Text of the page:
Leave it to Nellie McKay to bring some of the best songs of the 1960s together, first on her wonderfully named new album My Weekly Reader, now on her shows last week at 54 Below, where she performed those songs and more.
That McKay can do anything is long established, what with her 2009 Normal As Blueberry Pie: A Tribute to Doris Day album and last year’s brilliant 54 Below cabaret piece, A Girl Named Bill–The Life and Times of Billy Tipton, which included both period music from the ’30s and ’40s and originals. At Friday night’s show (April 17) she was backed splendidly by her band the Cosmic X-Rays (bassist Alexi David, guitarist Cary Park and drummer Kenneth Salters), with McKay herself playing grand piano, electric keyboard, ukelele, a small Greek baglama lute, tambourine and harmonica: She even played Dylan-style harp on a rack around her neck while strumming on My Weekly Reader‘s cover of The Cyrkle’s “Red Rubber Ball”—her harp play here sounding like Dylan’s “I Want You”—and by the way, she also performed “Clothes Line Saga” from Dylan’s Basement Tapes.
Surprising as the album song selections are, the set’s non-album material was even more so. McKay’s “Hello Hello” featured her jaunty piano play on the 1966 Sopwith Camel classic, and when she sang the central line “Would you like some of my tangerine?” she made it sound completely convincing. Canned Heat’s hit “On the Road Again” had her perfectly reimagining Alan “Blind Owl” Wilson’s high tenor pitch while turning the verses into a big band call-and-response. And she was appropriately emphatic on Gene McDaniels’ much-covered antiwar diatribe “Compared to What.”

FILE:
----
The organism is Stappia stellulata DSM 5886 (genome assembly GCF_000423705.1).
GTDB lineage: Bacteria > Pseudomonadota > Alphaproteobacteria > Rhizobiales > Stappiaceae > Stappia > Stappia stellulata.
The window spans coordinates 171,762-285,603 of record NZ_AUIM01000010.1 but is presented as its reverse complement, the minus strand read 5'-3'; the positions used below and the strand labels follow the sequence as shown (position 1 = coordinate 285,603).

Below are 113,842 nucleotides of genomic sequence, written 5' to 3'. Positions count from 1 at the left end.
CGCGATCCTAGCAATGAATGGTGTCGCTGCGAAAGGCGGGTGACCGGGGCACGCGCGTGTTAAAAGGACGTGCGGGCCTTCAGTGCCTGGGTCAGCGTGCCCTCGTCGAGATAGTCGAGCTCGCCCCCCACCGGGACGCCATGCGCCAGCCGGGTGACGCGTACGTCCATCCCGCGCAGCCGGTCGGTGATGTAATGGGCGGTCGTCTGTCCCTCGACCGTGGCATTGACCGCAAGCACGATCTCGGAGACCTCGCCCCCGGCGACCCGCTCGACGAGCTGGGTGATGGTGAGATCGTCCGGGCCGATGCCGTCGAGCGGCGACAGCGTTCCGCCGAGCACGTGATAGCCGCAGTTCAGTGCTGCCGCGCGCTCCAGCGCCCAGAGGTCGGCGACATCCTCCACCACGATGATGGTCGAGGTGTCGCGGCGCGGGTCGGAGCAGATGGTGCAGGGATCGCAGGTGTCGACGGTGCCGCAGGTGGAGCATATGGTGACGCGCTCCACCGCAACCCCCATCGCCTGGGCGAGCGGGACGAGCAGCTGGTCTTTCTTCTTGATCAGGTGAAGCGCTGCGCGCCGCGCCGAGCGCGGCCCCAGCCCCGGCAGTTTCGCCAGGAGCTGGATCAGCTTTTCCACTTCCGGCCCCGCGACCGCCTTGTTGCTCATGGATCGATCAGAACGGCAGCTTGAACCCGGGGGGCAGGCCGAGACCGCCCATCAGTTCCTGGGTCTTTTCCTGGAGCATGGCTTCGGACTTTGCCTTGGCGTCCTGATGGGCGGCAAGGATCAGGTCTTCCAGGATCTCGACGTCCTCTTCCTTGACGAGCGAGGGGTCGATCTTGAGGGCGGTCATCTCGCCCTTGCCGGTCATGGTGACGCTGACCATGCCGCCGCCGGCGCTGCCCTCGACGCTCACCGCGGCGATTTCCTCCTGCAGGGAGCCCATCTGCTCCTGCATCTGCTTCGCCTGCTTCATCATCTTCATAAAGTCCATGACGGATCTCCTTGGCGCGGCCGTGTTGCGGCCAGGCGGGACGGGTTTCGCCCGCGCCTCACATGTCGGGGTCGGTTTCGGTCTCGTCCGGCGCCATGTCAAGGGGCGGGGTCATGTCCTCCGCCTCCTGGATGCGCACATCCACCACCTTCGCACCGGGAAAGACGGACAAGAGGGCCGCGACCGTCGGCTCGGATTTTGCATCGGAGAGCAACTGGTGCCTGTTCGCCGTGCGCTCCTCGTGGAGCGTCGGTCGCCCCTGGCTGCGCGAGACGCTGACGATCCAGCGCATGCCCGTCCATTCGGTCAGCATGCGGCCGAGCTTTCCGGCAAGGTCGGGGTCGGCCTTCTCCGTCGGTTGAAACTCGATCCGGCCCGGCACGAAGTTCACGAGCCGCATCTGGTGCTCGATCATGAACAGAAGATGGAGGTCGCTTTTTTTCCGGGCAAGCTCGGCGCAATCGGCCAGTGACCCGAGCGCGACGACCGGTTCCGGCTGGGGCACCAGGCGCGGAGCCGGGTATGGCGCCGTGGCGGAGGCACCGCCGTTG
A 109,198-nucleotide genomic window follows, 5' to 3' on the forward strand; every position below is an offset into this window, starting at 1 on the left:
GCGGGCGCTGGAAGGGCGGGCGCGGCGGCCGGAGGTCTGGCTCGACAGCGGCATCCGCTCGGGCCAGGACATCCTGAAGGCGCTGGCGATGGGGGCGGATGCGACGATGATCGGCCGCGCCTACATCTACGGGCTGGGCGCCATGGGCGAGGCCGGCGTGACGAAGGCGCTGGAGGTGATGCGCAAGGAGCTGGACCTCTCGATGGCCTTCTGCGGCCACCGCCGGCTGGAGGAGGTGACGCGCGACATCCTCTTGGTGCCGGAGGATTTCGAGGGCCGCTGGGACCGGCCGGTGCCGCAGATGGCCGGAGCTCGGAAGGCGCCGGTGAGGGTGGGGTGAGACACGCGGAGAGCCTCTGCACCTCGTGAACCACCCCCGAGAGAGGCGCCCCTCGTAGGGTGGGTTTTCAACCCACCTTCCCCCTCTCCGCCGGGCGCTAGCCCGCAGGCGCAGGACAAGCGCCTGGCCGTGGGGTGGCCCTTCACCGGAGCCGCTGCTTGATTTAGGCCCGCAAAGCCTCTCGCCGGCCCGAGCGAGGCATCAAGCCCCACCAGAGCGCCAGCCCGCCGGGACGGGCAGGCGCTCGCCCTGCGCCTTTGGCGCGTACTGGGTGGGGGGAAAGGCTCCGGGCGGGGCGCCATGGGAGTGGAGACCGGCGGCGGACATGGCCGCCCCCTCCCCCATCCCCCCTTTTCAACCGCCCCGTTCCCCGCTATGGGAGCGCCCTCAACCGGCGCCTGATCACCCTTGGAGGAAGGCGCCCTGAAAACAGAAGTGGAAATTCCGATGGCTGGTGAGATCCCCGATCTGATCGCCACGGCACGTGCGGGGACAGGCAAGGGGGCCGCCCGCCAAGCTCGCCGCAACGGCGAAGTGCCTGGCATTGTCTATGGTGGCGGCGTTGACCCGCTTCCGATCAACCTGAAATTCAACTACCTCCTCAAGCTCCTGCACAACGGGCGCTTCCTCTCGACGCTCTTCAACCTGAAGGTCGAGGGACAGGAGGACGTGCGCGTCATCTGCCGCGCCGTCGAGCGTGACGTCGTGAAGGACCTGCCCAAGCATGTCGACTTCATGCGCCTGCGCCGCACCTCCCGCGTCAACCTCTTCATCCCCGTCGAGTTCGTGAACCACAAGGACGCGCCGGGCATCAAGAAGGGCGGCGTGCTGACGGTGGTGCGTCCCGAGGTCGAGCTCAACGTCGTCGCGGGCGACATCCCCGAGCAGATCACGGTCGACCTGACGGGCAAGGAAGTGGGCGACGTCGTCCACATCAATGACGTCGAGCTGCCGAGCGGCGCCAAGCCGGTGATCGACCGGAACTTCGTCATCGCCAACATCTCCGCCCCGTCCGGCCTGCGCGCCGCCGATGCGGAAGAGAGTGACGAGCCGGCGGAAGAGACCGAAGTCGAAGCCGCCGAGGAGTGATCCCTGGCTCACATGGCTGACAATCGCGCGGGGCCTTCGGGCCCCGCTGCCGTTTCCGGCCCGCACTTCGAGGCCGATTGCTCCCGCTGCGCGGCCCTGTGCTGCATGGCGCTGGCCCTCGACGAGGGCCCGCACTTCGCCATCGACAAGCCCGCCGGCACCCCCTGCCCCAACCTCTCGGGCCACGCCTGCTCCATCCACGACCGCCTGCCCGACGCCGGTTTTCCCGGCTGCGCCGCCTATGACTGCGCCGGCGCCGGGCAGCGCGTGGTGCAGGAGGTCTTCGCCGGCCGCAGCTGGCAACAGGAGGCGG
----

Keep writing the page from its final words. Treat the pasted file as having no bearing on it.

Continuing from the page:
Likewise she was rightly scornful on album track “Hungry Freaks, Daddy,” originally Frank Zappa’s cynical Mothers of Invention rant against the “Mr. America” establishment. Her version of Moby Grape’s “Murder in My Heart for the Judge” was embellished with contemporary phrases like “Hands up,” “Don’t tase me,” and of course, “I Can’t breath.” And while she also performed the Country Joe and the Fish character sketch “Not So Sweet Martha Lorraine,” she roused the SRO room with the non-album Fish 1967 standard “The ‘Fish’ Cheer/I-Feel-Like-I’m-Fixin’-to-Die Rag,” getting open-throated audience participation on its famous four-letter f-word cheer, full appreciation for its timely lyric variation adding Iraq and Iran to Vietnam.
McKay followed “Fixin’-to-Die” directly with The Beatles’ “If I Fell,” from My Weekly Reader, which she produced with Beatles engineer Geoff Emerick, who also produced her first album Get Away From Me, from which she performed “Inner Peace”—proof positive that she’s not really a child of the ‘60s after all.
But it sure seems so. And for all the right reasons.
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